GENE not cess

23D- see J-blog for the Bilbo saga beginning c March 1st

When will I realize that an unknown may be x AND y or similar ilk

"My bow ties were Passe before PASTA" - What an imagination, C-eh. I was thinking of PAST(r)Y

Didn't Mel Pomene pitch for the Redsox in the 50s From New Orleans to boot

I thought this was harder than most Saturdays. Lots of proper names. I thought Herbal Essence would be tea. I began my solve at Winn Dixie, bought the wrong yoghurt, Betsy wanted to come back and return it and I finished on line. If I quarantine I'll take up the web version

WC

Anonymous T said...

Hi All!

That was a bang-up puzzle Michael. I liked it (and not just 'cuz 90% FIR!) w/ the cross-refs, clechos, and cute theme.

Thanks, Steve, for the excellent expo (as usual).
FYI - Tabasco is not the same as Louisiana Hot Sauce but you knew that.

I only knew the years for PAPER and SILVER but the rest were easy enough to figure out.

DROP was last fill. Having PAN-G and EUTER-E, I wrote down _ROa, _ROb, _ROc, ... _ROz and then did ABC runs... Talk about your P&P :-)

WOs: uSc -> MSU, AMIgO -> AMICO(? but TABASCO is right ) (-2%)
ESPs: EUTERPE, PANDG(? - Oh, thanks Steve!), RES, LEE, DRT (-8%)
Fav: GOLLY! [Airplane 0:33]
Runner-up: clue for GRITS.

{B+}

OMK - Company's stock (which I thought was going to pay tuition this fall) went from ~$33 6 weeks ago to ~$7 today. COVID19 and Saudi/Russia oil fight is a double-whammy for O&G.

BigE - I sent BIL a case of Crystal for his restaurant in IL.
//Amazon wants $9 for two bottles where HEB sells 'em for $1.50 ea.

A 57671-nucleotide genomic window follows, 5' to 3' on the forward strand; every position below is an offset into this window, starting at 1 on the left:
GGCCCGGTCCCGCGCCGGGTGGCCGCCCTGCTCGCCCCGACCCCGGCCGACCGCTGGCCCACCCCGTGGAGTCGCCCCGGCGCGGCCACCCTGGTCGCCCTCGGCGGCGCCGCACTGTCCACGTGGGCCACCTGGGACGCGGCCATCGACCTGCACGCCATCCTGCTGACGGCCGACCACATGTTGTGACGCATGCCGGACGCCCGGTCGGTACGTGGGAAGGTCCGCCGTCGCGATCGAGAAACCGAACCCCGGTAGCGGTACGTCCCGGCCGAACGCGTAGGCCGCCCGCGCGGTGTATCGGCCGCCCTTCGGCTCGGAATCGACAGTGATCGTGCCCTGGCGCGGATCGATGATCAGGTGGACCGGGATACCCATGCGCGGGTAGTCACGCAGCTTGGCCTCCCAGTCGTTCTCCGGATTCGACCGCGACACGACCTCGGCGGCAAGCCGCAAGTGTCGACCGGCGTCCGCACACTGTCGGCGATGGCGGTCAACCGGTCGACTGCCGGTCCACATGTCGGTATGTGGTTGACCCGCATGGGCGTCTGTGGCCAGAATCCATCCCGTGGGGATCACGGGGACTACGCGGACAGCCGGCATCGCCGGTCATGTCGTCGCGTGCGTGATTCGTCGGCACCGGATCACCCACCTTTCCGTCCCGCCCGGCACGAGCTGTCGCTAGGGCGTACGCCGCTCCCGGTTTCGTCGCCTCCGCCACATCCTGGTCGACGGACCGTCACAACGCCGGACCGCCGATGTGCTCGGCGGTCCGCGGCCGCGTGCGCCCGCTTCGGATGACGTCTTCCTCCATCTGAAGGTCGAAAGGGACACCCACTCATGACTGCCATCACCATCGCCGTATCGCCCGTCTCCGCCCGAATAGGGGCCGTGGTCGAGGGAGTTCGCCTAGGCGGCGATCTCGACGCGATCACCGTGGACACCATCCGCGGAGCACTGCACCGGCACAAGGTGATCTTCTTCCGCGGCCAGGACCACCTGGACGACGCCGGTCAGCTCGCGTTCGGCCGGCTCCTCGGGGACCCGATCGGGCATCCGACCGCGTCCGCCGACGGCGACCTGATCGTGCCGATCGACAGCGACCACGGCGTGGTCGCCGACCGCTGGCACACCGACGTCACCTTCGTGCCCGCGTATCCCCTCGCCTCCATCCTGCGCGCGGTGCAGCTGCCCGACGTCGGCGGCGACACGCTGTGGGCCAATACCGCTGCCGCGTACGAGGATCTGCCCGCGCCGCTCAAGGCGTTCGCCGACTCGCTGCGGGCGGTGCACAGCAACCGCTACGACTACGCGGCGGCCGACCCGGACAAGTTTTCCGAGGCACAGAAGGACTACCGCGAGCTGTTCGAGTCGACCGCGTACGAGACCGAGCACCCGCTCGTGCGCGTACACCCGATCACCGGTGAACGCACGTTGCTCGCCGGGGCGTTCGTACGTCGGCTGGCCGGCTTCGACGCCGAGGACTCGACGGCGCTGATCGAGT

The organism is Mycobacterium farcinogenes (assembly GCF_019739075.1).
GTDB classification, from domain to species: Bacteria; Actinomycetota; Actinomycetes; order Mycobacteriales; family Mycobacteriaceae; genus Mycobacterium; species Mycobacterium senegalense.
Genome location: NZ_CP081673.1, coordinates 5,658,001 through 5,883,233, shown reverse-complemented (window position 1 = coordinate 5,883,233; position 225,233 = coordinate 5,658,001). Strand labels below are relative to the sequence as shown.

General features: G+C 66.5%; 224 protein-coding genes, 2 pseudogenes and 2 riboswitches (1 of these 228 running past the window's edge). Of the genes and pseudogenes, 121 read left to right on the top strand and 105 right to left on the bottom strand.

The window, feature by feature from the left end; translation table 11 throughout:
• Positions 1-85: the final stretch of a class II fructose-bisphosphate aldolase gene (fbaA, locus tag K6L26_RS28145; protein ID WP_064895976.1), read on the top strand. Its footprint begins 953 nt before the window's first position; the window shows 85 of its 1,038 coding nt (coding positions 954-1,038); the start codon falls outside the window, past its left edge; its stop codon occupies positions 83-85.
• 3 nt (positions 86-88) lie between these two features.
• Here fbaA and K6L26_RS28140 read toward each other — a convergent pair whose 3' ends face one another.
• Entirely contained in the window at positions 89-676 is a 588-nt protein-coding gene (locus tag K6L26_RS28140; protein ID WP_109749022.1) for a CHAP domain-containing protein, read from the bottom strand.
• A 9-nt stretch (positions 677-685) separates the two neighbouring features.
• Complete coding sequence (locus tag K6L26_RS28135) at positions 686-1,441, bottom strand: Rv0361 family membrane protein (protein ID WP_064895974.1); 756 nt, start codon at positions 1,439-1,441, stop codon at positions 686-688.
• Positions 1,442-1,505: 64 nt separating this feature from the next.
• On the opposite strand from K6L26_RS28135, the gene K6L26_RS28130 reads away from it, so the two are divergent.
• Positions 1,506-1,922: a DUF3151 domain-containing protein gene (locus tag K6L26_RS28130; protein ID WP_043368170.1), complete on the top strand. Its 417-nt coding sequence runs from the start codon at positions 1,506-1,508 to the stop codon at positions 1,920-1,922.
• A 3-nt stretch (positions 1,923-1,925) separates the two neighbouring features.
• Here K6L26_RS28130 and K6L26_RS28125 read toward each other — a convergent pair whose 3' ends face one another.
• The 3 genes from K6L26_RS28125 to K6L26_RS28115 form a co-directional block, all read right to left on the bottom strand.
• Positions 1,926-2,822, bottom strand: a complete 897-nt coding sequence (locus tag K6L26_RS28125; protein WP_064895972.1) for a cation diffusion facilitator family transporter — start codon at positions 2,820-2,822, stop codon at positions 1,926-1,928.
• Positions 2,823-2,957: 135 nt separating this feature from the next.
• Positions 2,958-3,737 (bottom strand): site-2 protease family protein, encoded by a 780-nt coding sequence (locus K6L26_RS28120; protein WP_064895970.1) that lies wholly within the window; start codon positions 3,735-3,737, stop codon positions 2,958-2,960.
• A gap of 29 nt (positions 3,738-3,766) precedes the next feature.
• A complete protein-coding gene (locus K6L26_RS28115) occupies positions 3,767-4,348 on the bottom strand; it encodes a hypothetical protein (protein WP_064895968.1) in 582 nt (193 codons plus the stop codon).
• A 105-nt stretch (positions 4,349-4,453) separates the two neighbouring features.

Spitz - Cool observation re: Silver @25d. Hand-up for reading 'candles' at least 5 times...

Misty - Wonderful adding those connections is the SE. I think C, Eh! would add TEN provinces in GOD's Country to your list :-)

IM - It's cute and very relatable if you've worked in cube-ville during layoffs. Jason Bateman carries it.

Did anyone else try to pass-off just a card (PAPER) on their 1st Anniversary? ;-)

Cheers, -T

Abejo said...

Good evening, folks. Thank you, Michael Paleos, for a fine puzzle. Thank you, Steve, for a fine review.

Puzzle was fine, but a little sticky in spots. I slogged through it and got 'er done. Really liked the theme. It helped me a lot with a tough puzzle.

I agree, Green Tea Ice Cream does not sound good. Chocolate Chip does.

13D TENOR was a little misdirection. But I saw the light.

I remembered Queen NOOR.

Lots of things are being cancelled. NCAA March Madness, NBA, a 600 person prime rib dinner we were going to on Saturday. Oh well.

See you tomorrow.

Abejo

( )

SwampCat said...

Fun, crunchy puzzle. Thanks, Michael. I FIR but not without effort. Thanks, Steve for ‘splaining the rest.

I always pronounce EUTERPE. as u-ter-PAY. But I pronounce Melpomene as Mel- POM -a-ne, which gets you run out of town in N’Awlins. As does Ca- lie-o-pe for Calliope. Words are so interesting.

I can’t think of anything I Don’t put Tabasco on.

CanadianEh! said...

LOL d'otto @3:09 - that was exactly my thought as I typed London and then thought that I should clarify that she was out of the country.

Irish Miss, OMK et al. - I am glad that your knowledge of Canada was broadened today!

Yes AnonT, I liked the clue for GRITS also.
And I'm glad I was born in one of the TEN in GOD's country!

Lucina said...

Today my household and I were counted! I completed the 2020 census. It took about 10 minutes on line. I recall one year when we received a paper questionnaire that asked about everything in the house including if it was built on a slab or did we have a basement.

I took my granddaughter, Emma, to see the movie, Emma. It was my second time but I was pleased to take her. It's well done and follows the book as I believe I mentioned before.

It seems that our rainy days are over at least for now.